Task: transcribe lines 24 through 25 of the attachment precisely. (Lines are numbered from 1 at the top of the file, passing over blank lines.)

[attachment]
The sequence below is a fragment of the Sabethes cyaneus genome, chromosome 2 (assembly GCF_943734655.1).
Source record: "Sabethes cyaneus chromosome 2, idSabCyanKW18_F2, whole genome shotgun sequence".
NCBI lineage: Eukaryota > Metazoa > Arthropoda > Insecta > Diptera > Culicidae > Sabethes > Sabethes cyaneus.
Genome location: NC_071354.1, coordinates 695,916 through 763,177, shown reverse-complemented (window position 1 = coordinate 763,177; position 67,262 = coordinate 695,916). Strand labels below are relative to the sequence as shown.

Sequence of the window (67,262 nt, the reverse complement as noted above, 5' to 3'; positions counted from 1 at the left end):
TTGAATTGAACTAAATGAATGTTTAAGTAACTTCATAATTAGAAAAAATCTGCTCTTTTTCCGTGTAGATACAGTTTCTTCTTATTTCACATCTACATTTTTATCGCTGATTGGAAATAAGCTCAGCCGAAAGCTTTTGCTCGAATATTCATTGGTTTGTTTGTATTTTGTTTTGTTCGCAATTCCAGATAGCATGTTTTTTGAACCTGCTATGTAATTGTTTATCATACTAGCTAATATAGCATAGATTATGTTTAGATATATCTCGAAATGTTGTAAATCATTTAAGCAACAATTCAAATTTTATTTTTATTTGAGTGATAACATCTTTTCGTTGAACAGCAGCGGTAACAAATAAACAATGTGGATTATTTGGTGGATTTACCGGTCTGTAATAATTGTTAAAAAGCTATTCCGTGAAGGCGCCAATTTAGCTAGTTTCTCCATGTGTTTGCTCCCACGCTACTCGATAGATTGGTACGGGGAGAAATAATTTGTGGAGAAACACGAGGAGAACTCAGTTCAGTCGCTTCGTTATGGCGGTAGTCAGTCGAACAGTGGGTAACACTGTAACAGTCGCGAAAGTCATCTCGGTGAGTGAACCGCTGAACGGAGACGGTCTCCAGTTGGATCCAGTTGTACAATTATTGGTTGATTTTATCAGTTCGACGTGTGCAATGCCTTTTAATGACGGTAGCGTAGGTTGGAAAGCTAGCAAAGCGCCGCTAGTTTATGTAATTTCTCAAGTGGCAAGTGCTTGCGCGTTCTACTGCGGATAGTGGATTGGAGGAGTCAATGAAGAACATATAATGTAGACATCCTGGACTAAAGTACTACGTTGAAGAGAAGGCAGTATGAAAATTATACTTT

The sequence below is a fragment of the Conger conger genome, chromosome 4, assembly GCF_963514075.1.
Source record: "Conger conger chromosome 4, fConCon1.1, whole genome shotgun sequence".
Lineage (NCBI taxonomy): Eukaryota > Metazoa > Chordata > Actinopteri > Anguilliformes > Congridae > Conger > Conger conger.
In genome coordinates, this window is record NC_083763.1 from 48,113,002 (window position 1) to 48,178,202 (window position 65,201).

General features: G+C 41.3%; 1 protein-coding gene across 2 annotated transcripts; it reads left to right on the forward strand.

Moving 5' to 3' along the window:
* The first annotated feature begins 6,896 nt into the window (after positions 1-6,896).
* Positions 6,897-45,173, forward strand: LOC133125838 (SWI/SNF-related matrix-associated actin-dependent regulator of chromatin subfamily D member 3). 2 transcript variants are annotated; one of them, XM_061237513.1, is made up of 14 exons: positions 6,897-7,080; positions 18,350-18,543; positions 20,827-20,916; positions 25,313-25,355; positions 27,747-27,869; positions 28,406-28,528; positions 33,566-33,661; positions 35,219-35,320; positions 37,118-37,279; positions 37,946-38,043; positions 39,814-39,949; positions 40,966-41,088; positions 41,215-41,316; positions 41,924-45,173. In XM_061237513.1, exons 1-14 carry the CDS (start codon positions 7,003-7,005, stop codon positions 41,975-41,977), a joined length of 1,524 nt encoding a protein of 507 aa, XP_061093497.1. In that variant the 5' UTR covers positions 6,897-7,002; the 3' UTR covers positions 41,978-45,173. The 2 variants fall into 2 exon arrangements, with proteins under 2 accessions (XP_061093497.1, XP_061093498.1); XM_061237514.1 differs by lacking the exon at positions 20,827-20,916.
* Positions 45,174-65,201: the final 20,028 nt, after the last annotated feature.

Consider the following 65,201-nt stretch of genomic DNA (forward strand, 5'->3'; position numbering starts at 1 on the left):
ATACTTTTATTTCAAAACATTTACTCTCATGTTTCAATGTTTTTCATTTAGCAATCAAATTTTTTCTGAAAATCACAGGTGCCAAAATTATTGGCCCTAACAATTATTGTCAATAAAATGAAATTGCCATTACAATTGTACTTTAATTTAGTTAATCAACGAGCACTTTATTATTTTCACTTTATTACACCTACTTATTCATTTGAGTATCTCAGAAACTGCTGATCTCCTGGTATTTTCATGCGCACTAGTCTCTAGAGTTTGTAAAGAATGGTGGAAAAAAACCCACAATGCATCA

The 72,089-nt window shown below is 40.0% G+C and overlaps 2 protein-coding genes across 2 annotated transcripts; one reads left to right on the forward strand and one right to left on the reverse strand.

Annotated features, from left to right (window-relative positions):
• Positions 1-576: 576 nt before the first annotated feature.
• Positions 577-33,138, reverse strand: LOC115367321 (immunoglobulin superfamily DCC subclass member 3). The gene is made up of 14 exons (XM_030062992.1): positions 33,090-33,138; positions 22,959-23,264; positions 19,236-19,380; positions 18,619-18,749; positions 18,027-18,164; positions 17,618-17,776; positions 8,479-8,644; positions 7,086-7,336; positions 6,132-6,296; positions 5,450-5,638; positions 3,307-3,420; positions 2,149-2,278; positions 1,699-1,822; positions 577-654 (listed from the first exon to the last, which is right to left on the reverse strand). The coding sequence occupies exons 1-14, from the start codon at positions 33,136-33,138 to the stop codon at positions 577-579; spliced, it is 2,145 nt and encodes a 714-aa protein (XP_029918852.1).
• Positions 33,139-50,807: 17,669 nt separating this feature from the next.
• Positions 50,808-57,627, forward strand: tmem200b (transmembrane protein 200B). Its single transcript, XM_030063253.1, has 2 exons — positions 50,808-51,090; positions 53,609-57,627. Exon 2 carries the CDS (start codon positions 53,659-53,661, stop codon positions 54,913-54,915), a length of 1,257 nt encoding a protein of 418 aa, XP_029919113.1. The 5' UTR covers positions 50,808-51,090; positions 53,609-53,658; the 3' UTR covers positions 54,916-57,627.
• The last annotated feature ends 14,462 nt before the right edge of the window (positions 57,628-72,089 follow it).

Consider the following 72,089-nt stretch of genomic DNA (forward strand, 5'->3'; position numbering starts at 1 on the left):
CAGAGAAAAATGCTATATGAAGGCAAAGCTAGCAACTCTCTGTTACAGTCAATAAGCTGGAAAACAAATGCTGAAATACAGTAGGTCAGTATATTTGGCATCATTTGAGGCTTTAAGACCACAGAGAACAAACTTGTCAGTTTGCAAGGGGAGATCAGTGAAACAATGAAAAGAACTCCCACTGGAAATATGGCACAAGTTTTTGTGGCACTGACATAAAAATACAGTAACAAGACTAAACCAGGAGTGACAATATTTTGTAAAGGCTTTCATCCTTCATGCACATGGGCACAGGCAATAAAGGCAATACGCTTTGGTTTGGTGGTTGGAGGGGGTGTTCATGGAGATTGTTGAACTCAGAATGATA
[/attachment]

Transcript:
• The last annotated feature ends 14,462 nt before the right edge of the window (positions 57,628-72,089 follow it).

Consider the following 72,089-nt stretch of genomic DNA (forward strand, 5'->3'; position numbering starts at 1 on the left):